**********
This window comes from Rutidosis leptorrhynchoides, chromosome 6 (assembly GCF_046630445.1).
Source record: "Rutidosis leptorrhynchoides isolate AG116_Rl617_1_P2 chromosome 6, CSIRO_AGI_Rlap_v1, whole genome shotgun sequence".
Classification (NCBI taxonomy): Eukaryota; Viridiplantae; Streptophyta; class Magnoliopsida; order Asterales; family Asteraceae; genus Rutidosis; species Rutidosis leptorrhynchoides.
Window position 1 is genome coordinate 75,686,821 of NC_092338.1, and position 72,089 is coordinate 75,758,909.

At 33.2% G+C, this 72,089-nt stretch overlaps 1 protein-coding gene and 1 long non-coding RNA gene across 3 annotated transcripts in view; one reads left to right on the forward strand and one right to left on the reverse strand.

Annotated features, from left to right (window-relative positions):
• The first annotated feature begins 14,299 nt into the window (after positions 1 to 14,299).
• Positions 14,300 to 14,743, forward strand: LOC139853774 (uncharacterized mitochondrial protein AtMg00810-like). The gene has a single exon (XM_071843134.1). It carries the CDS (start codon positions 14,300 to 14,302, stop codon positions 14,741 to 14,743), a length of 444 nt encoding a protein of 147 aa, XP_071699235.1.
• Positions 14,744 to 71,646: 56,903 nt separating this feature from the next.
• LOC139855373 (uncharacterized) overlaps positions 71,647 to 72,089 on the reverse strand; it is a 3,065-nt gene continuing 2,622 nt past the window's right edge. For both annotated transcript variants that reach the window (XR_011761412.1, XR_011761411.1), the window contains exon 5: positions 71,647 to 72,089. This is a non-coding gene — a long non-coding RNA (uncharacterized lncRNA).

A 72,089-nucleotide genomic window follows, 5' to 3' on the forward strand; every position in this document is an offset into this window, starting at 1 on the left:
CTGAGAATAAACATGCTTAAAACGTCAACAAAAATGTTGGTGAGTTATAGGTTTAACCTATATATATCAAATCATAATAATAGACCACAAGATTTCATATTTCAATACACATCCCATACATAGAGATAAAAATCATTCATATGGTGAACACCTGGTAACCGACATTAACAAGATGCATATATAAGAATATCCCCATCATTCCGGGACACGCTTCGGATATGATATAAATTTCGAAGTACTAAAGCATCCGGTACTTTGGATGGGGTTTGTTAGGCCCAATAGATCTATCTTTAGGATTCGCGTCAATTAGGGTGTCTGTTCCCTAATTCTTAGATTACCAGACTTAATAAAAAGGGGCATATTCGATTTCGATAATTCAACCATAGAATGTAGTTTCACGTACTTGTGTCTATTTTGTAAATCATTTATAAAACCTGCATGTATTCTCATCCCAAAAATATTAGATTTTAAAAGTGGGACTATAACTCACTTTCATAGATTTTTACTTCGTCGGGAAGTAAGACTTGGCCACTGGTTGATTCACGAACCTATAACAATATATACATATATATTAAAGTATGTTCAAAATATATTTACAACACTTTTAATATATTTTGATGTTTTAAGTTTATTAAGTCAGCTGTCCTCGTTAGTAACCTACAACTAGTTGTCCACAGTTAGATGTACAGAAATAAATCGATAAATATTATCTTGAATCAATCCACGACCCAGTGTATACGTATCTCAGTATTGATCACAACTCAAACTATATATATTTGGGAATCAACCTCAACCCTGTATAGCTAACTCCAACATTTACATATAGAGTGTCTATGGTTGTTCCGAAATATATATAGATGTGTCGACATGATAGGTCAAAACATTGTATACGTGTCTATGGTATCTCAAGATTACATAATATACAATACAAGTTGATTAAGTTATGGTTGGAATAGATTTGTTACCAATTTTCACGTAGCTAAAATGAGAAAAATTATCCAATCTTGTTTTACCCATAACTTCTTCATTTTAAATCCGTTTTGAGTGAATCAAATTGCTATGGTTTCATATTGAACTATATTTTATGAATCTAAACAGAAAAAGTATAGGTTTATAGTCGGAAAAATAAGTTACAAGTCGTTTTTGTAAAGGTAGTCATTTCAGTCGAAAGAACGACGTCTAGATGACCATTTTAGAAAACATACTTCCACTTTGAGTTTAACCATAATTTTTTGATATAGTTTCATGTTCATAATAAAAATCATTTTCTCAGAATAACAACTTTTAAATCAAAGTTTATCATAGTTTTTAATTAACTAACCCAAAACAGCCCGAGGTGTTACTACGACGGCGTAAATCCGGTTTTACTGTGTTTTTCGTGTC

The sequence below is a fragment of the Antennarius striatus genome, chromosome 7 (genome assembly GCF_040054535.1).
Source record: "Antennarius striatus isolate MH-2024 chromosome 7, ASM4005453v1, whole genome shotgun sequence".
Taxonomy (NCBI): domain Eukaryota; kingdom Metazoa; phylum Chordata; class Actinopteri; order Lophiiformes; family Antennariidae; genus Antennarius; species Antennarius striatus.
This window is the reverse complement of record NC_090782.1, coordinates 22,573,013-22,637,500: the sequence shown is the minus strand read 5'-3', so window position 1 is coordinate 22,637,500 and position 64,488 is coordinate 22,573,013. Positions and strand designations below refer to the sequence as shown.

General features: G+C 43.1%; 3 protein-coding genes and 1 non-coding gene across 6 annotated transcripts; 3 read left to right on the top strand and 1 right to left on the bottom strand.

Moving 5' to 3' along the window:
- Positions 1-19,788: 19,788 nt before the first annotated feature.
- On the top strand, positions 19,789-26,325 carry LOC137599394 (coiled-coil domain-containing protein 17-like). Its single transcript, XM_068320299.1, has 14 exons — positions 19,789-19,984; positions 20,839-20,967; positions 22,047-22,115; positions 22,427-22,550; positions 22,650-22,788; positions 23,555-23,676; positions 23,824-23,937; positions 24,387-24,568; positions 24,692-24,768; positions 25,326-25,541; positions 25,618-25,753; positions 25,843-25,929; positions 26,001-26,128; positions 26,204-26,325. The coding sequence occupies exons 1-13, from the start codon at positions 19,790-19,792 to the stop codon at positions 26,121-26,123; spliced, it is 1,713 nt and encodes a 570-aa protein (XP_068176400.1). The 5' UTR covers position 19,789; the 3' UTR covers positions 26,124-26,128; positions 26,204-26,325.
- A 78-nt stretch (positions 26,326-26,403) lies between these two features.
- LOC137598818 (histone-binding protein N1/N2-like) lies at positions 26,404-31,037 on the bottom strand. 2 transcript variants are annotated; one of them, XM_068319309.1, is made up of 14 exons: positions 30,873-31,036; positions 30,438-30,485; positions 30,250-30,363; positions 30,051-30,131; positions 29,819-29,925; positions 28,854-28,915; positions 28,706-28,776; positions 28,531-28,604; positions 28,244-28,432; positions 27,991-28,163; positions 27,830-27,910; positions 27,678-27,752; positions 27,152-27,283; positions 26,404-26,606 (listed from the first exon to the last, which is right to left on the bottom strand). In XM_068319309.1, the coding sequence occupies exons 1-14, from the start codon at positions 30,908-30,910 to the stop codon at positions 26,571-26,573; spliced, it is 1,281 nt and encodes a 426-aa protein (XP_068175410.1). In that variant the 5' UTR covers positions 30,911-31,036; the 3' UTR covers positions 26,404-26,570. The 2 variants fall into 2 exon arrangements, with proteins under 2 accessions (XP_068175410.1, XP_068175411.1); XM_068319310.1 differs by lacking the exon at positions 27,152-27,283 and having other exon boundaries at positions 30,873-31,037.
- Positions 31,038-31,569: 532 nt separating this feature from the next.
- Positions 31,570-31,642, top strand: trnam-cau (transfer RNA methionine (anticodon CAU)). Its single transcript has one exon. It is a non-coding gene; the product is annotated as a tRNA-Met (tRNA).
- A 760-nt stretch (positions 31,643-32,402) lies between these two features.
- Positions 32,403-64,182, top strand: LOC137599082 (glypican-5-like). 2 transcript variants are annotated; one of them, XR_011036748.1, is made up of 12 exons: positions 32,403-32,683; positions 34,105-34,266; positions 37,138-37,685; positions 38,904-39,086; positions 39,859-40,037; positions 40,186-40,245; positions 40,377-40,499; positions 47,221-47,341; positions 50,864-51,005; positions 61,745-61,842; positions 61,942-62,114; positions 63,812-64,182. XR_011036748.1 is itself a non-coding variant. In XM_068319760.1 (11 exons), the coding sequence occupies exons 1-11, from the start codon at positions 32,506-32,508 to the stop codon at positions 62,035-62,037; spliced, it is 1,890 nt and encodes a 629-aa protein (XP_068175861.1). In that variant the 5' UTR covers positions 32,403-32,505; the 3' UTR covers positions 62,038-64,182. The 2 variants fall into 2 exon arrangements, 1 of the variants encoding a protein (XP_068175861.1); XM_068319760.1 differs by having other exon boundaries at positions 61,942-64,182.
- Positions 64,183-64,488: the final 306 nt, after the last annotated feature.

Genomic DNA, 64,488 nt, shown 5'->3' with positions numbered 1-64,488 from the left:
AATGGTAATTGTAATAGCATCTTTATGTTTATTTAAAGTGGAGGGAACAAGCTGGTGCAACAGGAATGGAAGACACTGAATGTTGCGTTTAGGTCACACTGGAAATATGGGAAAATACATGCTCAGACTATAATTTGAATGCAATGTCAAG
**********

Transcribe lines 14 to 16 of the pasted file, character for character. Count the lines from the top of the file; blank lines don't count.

Source record: "Antennarius striatus isolate MH-2024 chromosome 7, ASM4005453v1, whole genome shotgun sequence".
Taxonomy (NCBI): domain Eukaryota; kingdom Metazoa; phylum Chordata; class Actinopteri; order Lophiiformes; family Antennariidae; genus Antennarius; species Antennarius striatus.
This window is the reverse complement of record NC_090782.1, coordinates 22,573,013-22,637,500: the sequence shown is the minus strand read 5'-3', so window position 1 is coordinate 22,637,500 and position 64,488 is coordinate 22,573,013. Positions and strand designations below refer to the sequence as shown.